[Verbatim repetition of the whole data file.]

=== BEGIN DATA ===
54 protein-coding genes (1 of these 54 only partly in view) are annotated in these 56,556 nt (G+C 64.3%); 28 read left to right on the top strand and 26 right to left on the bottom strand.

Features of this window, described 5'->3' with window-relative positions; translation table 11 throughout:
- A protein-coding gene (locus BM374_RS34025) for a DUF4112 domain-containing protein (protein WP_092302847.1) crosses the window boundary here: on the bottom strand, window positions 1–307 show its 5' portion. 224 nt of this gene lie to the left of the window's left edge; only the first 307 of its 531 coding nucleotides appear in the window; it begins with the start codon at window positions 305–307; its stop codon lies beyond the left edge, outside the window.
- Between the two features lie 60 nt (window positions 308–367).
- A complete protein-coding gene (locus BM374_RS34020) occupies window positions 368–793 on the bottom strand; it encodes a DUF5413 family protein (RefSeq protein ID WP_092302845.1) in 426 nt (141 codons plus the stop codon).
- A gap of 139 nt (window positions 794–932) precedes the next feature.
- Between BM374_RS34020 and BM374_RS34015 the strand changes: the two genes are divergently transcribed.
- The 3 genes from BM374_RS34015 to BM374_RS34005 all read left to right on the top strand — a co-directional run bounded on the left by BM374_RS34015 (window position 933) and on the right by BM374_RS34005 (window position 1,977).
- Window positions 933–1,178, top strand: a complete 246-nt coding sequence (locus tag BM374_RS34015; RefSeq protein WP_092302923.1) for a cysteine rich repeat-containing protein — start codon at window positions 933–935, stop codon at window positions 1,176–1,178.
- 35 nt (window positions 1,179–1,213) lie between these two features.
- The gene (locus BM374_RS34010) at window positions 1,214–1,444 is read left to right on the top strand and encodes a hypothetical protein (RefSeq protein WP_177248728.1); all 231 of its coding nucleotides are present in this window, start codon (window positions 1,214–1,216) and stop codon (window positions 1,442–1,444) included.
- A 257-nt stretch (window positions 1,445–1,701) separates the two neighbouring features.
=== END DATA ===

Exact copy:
54 protein-coding genes (1 of these 54 only partly in view) are annotated in these 56,556 nt (G+C 64.3%); 28 read left to right on the top strand and 26 right to left on the bottom strand.

Features of this window, described 5'->3' with window-relative positions; translation table 11 throughout:
- A protein-coding gene (locus BM374_RS34025) for a DUF4112 domain-containing protein (protein WP_092302847.1) crosses the window boundary here: on the bottom strand, window positions 1–307 show its 5' portion. 224 nt of this gene lie to the left of the window's left edge; only the first 307 of its 531 coding nucleotides appear in the window; it begins with the start codon at window positions 305–307; its stop codon lies beyond the left edge, outside the window.
- Between the two features lie 60 nt (window positions 308–367).
- A complete protein-coding gene (locus BM374_RS34020) occupies window positions 368–793 on the bottom strand; it encodes a DUF5413 family protein (RefSeq protein ID WP_092302845.1) in 426 nt (141 codons plus the stop codon).
- A gap of 139 nt (window positions 794–932) precedes the next feature.
- Between BM374_RS34020 and BM374_RS34015 the strand changes: the two genes are divergently transcribed.
- The 3 genes from BM374_RS34015 to BM374_RS34005 all read left to right on the top strand — a co-directional run bounded on the left by BM374_RS34015 (window position 933) and on the right by BM374_RS34005 (window position 1,977).
- Window positions 933–1,178, top strand: a complete 246-nt coding sequence (locus tag BM374_RS34015; RefSeq protein WP_092302923.1) for a cysteine rich repeat-containing protein — start codon at window positions 933–935, stop codon at window positions 1,176–1,178.
- 35 nt (window positions 1,179–1,213) lie between these two features.
- The gene (locus BM374_RS34010) at window positions 1,214–1,444 is read left to right on the top strand and encodes a hypothetical protein (RefSeq protein WP_177248728.1); all 231 of its coding nucleotides are present in this window, start codon (window positions 1,214–1,216) and stop codon (window positions 1,442–1,444) included.
- A 257-nt stretch (window positions 1,445–1,701) separates the two neighbouring features.